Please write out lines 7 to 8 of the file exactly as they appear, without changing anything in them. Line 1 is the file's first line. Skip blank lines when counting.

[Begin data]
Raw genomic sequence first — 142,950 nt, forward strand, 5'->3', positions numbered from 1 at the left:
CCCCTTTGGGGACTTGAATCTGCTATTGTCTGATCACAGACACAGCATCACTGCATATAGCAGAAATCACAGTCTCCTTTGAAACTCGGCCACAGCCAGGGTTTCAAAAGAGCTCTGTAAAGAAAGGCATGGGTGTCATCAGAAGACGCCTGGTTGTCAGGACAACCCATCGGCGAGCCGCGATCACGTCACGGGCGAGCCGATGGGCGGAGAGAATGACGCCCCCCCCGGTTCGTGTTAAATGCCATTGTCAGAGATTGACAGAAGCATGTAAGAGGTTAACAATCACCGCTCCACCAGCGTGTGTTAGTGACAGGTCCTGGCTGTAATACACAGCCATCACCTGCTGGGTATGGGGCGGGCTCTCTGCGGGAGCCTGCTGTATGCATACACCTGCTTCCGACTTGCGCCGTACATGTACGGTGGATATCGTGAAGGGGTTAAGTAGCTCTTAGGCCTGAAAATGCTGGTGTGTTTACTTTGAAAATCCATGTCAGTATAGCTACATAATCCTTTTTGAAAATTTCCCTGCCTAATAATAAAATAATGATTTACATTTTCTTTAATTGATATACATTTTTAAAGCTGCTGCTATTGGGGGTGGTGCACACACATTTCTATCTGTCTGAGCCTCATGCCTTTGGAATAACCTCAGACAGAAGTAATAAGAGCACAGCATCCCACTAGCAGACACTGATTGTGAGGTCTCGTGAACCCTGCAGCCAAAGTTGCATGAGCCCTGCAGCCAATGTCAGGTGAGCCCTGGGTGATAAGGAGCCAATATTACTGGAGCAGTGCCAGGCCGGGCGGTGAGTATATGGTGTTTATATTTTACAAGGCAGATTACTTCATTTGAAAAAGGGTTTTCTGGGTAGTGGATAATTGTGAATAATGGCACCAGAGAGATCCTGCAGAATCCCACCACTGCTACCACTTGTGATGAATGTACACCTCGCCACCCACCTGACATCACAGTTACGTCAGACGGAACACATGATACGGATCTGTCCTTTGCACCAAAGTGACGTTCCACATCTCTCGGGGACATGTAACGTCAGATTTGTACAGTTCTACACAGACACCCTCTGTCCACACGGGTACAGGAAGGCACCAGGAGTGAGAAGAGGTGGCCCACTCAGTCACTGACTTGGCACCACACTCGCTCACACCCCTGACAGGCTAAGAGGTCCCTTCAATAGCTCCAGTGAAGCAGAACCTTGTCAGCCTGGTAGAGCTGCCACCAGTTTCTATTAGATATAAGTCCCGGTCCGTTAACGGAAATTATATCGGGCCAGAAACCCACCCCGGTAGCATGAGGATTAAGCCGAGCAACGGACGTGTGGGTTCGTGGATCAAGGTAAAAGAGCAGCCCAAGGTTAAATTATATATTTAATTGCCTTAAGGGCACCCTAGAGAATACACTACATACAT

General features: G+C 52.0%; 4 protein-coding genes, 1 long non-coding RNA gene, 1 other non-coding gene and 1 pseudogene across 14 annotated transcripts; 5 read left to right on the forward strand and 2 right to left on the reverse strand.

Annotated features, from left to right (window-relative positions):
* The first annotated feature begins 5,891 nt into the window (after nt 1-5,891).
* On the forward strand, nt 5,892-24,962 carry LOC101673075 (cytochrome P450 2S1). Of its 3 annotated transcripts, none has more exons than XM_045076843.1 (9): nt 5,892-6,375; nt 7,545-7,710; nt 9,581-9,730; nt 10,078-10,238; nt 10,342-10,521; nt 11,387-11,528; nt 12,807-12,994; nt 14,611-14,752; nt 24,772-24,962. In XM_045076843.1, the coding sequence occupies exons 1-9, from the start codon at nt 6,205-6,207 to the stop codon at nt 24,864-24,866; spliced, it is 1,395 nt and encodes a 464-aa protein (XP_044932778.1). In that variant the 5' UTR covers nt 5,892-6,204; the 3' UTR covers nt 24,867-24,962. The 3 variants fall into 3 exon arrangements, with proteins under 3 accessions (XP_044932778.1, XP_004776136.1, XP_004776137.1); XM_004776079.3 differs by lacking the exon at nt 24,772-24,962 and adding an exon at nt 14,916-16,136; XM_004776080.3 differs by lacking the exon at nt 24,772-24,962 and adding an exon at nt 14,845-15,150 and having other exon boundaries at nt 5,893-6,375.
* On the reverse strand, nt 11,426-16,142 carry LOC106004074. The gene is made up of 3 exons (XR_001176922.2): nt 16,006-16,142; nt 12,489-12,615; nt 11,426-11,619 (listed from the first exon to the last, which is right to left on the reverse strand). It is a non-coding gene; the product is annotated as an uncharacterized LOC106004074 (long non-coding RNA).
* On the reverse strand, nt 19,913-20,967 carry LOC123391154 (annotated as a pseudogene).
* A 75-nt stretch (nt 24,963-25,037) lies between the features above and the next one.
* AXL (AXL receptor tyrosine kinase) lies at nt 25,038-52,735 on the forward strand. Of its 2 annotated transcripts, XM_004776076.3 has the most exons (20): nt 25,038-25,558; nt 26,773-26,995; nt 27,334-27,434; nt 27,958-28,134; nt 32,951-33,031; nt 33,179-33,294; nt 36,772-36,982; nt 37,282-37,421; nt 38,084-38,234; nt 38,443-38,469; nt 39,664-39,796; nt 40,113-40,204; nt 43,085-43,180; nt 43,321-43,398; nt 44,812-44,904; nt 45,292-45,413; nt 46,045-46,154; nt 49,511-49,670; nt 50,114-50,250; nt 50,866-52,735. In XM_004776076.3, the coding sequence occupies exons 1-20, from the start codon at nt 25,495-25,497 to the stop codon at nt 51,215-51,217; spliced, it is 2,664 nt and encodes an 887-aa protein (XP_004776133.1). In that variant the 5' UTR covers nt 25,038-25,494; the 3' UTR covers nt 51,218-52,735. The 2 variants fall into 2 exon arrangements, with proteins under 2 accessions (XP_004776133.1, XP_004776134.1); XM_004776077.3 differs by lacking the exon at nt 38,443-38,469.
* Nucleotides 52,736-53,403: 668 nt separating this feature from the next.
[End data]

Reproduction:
* On the reverse strand, nt 11,426-16,142 carry LOC106004074. The gene is made up of 3 exons (XR_001176922.2): nt 16,006-16,142; nt 12,489-12,615; nt 11,426-11,619 (listed from the first exon to the last, which is right to left on the reverse strand). It is a non-coding gene; the product is annotated as an uncharacterized LOC106004074 (long non-coding RNA).
* On the reverse strand, nt 19,913-20,967 carry LOC123391154 (annotated as a pseudogene).